DISA 2015 | Child Aid
Every year, a literacy coach can train 30-50 teachers in Guatemala, Meenahan said. He said Child Aid wants to double the number of literacy coaches for double the number of Guatemalan schools.
“We’re giving teachers the fundamentals of instruction,” Meenahan said.
Meenahan said the United States has been working with the Ministry of Education in Guatemala to sample schools by giving standardized tests. Many students in the schools are not learning how to read, Meenahan said.
“We hope we can be a source of trained employees for them. Children are empty vessels. But what we do is we fill them with knowledge and information. That's our job,” Meenahan said.
Senna Pankopf, the freshmen class representative of the DISA committee, said Child Aid is a good way to see how U.S. citizens can engage abroad.
Bill Smith, the director of the Martin Institute and Program in International Studies, chooses students to be part of the DISA committee, which selects the DISA recipient, Alvarez said.
The committee then chooses a non-governmental organization which works internationally to receive the award, Alvarez said. She said it was difficult to choose an organization. The committee voted to focus on children and chose Child Aid, Alvarez said.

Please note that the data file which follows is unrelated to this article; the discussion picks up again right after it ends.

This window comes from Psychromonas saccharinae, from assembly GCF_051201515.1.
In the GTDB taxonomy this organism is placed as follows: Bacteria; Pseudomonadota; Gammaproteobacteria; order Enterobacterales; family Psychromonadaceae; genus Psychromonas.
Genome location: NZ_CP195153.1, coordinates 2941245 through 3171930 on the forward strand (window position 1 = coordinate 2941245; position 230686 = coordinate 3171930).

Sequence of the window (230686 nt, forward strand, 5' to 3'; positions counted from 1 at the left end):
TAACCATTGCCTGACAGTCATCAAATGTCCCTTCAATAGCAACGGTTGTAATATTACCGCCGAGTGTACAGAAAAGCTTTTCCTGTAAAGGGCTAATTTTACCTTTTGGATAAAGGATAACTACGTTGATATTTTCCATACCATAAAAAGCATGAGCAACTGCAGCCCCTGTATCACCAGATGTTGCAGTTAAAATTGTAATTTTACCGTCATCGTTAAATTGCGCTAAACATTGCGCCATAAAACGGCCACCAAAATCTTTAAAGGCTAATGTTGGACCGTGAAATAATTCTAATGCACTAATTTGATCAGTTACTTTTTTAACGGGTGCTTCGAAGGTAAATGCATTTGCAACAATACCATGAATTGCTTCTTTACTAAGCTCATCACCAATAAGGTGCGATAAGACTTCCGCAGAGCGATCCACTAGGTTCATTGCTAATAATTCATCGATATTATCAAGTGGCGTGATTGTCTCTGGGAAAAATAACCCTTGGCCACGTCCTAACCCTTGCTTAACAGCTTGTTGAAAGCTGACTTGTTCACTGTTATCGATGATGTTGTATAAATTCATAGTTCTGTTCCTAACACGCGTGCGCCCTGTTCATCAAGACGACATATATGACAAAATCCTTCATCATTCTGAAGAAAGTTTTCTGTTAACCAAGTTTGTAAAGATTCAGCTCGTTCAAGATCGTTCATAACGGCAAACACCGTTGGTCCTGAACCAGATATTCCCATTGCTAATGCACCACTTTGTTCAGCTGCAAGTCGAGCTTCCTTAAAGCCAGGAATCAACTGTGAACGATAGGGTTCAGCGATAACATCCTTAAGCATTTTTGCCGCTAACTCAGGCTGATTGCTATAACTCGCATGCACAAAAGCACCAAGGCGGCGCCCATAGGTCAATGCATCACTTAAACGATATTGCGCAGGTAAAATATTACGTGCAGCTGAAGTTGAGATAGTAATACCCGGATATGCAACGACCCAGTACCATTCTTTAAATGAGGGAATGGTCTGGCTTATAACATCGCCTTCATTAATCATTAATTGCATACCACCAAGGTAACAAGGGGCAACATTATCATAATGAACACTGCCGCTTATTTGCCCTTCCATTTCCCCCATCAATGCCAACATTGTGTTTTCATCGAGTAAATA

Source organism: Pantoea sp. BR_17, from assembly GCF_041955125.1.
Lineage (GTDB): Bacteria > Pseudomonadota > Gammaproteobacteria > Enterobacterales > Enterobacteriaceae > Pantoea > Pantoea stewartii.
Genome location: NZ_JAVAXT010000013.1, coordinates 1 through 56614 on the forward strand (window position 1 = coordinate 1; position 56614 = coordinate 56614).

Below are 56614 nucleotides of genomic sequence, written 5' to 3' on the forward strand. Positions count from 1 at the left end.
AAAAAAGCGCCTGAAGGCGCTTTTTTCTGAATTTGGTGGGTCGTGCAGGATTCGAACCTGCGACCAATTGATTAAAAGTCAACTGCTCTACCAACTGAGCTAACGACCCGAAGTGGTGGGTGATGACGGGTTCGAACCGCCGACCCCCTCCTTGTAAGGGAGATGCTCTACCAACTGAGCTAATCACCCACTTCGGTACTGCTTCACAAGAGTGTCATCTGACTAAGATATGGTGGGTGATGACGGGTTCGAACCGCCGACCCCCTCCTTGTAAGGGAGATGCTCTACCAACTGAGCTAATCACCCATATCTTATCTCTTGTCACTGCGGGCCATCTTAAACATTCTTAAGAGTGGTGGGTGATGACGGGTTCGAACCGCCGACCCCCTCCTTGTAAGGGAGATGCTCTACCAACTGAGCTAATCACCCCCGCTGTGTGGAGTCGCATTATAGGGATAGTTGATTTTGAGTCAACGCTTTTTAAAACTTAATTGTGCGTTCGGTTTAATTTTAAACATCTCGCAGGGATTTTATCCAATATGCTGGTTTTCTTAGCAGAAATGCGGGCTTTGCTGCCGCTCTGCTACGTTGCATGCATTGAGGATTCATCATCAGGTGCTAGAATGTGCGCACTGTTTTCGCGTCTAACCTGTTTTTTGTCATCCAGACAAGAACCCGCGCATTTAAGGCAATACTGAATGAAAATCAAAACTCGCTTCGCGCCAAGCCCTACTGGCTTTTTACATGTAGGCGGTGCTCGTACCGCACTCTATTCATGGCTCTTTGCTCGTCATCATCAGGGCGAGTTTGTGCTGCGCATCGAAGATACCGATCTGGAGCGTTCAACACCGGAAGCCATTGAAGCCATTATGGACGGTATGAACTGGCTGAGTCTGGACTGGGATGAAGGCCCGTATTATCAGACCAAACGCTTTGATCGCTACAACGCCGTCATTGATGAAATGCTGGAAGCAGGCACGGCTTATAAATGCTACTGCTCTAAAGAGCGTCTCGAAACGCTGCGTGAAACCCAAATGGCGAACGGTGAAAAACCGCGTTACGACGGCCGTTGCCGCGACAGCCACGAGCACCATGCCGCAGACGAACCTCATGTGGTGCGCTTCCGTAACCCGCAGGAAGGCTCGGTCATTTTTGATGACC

DISA was established in 2011, Smith said. Alvarez said the DISA recognizes organizations in the Pacific Northwest, which for this year’s committee included Washington, Oregon and Idaho. Alaina Heuring, Caitlin Jacobshagen and Adrian Sherman joined Alvarez and Pankopf on the DISA committee.
For more information on Child Aid, visit www.child-aid.org.
Child Aid, a non-governmental organization based in Portland, Oregon, trains teachers in rural areas of Guatemala and helps students develop literacy and critical thinking skills as they progress in their school years, Galicia Alvarez, the DISA committee head said. Child Aid trains literacy coaches and through them teachers and students, and distributes Spanish books to schools and libraries she said. Guatemala has the lowest literacy rate in Latin America, Alvarez said.
“We believe children and education are important,” Alvarez said.
Greg Meenahan, the chief operating officer of Child Aid, said the founders of Child Aid studied Spanish in Guatemala and noticed a lack of books in classrooms and homes. He said the libraries do not lend books traditionally, and teachers have books in the corner of their rooms. The founders helped to develop library programming and outreach to the schools, Meenahan said.